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Xbox One Gets Backwards Compatibility with Xbox 360 Games

(Image by Microsoft)

(Image by Microsoft)

In a surprise move, Microsoft announced during its E3 conference on Monday that the retail and digital library of the Xbox 360 will be playable on the Xbox One.

More than 100 Xbox 360 games can be played on Xbox One this holiday season through backwards compatibility, with several hundreds more coming later on, according to Phil Spencer, head of the Xbox division.

This list includes some of the currently supported games, like Perfect Dark Zero (2005), Kameo (2005), Viva Pinata (2006), Mass Effect (2007), and downloadable Xbox Live Arcade games like Hexic HD (2006) and Super Meat Boy (2010). Backwards compatibility on Xbox One is available to try today only for Xbox Preview members.

Xbox 360 digital games are automatically added to the Xbox One library. Xbox 360 retail games work by inserting the disc into the console and downloading a digital version of the game to the Xbox One. The disc still needs to be kept in the Xbox One to continue playing the game.

Xbox One owners will be able to play online multiplayer and co-op through Xbox Live with Xbox 360 owners playing the same game.

When playing Xbox 360 games, Xbox One features can also be used, like taking screenshots, gameplay broadcasting, game DVR recording, Kinect voice commands and streaming with Windows 10.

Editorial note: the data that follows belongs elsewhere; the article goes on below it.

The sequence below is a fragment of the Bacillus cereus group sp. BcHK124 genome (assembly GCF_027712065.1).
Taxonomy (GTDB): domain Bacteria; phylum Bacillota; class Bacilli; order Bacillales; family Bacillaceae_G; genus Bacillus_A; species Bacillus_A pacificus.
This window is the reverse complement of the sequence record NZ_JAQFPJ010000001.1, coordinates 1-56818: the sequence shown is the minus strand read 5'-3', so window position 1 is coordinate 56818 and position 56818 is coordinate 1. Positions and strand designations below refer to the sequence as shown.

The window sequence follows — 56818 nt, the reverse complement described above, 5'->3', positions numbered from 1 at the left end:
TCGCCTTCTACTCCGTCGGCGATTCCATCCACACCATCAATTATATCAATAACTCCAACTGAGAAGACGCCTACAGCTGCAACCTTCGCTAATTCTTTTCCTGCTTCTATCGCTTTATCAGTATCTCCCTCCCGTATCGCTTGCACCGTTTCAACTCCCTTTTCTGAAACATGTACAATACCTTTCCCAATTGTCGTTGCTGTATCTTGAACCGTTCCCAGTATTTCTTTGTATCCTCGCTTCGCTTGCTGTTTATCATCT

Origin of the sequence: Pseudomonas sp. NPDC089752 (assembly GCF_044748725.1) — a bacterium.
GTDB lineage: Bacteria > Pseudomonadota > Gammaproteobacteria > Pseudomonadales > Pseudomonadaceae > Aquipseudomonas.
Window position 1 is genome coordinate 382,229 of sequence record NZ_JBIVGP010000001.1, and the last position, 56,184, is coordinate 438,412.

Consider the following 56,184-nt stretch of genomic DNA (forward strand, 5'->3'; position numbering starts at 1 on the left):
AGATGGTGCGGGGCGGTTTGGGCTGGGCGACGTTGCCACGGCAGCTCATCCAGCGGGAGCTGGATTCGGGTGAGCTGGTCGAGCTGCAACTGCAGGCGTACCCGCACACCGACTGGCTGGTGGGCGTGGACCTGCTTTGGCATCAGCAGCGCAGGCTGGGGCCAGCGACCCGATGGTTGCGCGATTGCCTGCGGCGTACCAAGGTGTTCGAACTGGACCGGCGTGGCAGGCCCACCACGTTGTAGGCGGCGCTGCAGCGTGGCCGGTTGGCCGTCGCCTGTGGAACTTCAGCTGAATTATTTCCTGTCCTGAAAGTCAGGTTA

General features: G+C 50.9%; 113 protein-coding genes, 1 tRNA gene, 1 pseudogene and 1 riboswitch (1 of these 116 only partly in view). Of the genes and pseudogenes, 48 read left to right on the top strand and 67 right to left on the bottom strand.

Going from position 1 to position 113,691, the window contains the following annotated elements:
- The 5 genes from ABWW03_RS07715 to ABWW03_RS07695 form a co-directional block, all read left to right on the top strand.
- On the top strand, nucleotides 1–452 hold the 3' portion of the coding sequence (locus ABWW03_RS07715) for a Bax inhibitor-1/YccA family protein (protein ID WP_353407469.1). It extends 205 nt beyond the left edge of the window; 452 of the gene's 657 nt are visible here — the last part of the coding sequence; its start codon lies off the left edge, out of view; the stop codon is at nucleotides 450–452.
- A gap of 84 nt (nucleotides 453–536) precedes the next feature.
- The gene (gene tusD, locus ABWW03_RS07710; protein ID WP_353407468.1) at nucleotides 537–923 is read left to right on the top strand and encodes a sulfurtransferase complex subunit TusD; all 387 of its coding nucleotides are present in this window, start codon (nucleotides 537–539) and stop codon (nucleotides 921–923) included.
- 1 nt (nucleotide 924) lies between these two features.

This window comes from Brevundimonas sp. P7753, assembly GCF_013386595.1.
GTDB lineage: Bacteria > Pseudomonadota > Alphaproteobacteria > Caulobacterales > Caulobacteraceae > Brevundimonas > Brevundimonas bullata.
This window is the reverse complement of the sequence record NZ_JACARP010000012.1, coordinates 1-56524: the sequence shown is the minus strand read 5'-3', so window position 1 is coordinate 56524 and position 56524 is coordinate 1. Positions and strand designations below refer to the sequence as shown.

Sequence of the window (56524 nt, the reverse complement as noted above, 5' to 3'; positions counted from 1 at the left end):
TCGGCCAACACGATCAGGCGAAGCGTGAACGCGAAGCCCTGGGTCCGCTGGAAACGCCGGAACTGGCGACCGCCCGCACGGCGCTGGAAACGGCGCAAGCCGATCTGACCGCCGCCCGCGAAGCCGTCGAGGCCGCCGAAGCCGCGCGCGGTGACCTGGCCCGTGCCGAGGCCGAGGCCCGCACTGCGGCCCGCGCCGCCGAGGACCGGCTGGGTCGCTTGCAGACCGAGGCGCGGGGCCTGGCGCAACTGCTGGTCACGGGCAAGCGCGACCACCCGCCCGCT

Microsoft showed Mass Effect playing during the conference, with a demonstration of taking a screenshot using the Kinect voice command feature.

“With Xbox One backwards compatibility, we won’t charge you to play the games you already own,” Mike Ybarra, head of platform engineering, said during the reveal.

PlayStation 4 has no backwards compatibility, with PlayStation 3 disc-based and digital games unable to be played on the console. Sony has the PlayStation Now streaming service on PS4 for PS3 games, with a monthly subscription for $19.99 or varied prices for renting individual titles. The Nintendo Wii U can play Wii disc-based games.

Publishers and developers need to approve of Xbox 360 games to be supported on Xbox One, meaning the console might not have complete backwards compatibility with the entire Xbox 360 library.

This backwards compatibility update for Xbox One is a change from the company’s previous position on the feature for the console. “If you’re backwards compatible, you’re really backwards,” Don Mattrick, former head of the Xbox division, said in 2013 leading up to the launch of the Xbox One.

Two free Xbox 360 games, Rainbow Six: Vegas (2006) and Rainbow Six: Vegas 2 (2008), will come packaged with Rainbow Six Siege, which is out on Oct. 13.  Fallout 3 (2008) will also be bundled with Fallout 4 exclusively on Xbox One when it releases on Nov. 10.

The Xbox 360 launched in November 2005 and continues to see new game releases.

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